Real Media was back at the High Court last week where climate litigation charity Plan B were supporting three student climate activists who are taking the government to court over lack of meaningful climate action. The campaign is also being supported by Stop The Maangamizi.
The hearing, on 25th November was an appeal hearing, following an initial refusal to proceed with litigation served on the Prime Minister, the Chancellor and the Energy Minister back in May.
The case is being brought by Adetola Onamade, Jerry Amokwandoh, and Marina Tricks, who are young British citizens with family in the Carribean, Afrika, and Latin America, areas which are already experiencing extreme climate destruction and resulting economic breakdown. They allege that the government’s failure to adequately plan is breaching their rights to life, to family life, and the prohibition of discrimination in the enjoyment of those rights – it also breaches the Paris Agreement, and violates international law.
The judgement will be handed down sometime in the coming weeks.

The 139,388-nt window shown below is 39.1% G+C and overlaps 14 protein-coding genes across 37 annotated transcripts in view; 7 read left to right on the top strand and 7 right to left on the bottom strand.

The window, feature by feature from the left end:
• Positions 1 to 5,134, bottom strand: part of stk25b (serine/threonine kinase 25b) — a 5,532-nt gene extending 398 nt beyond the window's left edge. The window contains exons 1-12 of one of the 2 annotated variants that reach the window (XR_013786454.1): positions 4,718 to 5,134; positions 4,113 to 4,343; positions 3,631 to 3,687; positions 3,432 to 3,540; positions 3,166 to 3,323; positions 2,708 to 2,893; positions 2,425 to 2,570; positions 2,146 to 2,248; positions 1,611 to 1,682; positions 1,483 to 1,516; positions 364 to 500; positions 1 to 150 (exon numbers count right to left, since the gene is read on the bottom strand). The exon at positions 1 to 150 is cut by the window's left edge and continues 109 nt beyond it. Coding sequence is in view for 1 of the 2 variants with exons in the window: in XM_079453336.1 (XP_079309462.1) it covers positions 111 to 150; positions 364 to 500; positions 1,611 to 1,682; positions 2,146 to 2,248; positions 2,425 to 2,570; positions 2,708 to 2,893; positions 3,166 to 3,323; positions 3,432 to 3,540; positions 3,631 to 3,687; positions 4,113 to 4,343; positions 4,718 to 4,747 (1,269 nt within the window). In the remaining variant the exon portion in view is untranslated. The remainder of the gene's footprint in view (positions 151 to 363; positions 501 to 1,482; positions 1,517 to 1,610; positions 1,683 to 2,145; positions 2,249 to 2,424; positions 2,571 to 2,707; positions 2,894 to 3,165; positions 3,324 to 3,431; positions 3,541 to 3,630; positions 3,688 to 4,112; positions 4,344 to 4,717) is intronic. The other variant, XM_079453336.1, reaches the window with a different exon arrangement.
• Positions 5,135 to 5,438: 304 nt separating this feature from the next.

The hearing took place just a week after nine climate protesters were sent to prison by a High Court judge with close family connections to the oil industry, using a controversial private injunction rather than existing laws, and with no right to a jury.
Barrister Paul Powlesland (Garden Court Chambers) said in our weekly YouTube Whats Happening news round-up, that judges are wandering into the political field and are therefore fair game for political critique of their role and what they are doing.
Certainly Adetola and Jerry, interviewed in our film, have no illusions over the legacy of judges and the judiciary, but see this court case as providing an opportunity for them to show they can move away from that legacy and stand with the Global Majority rather than the failing government, or to clearly demonstrate that “these courts are not the courts that are building the future that we need”.
Parallel to the litigation route, the campaign is about resistance and community-building, modelling on successful Pueblos Unidos People’s Tribunals in Mexico that have liberated and emancipated people and their lands. On the last Saturday of every month, Brixton is the site of a Global Majority Artivists Jam where people come together to talk about resistance, solutions, art and community, often with film projections from Mexico. More info at Global Majority Vs Campaign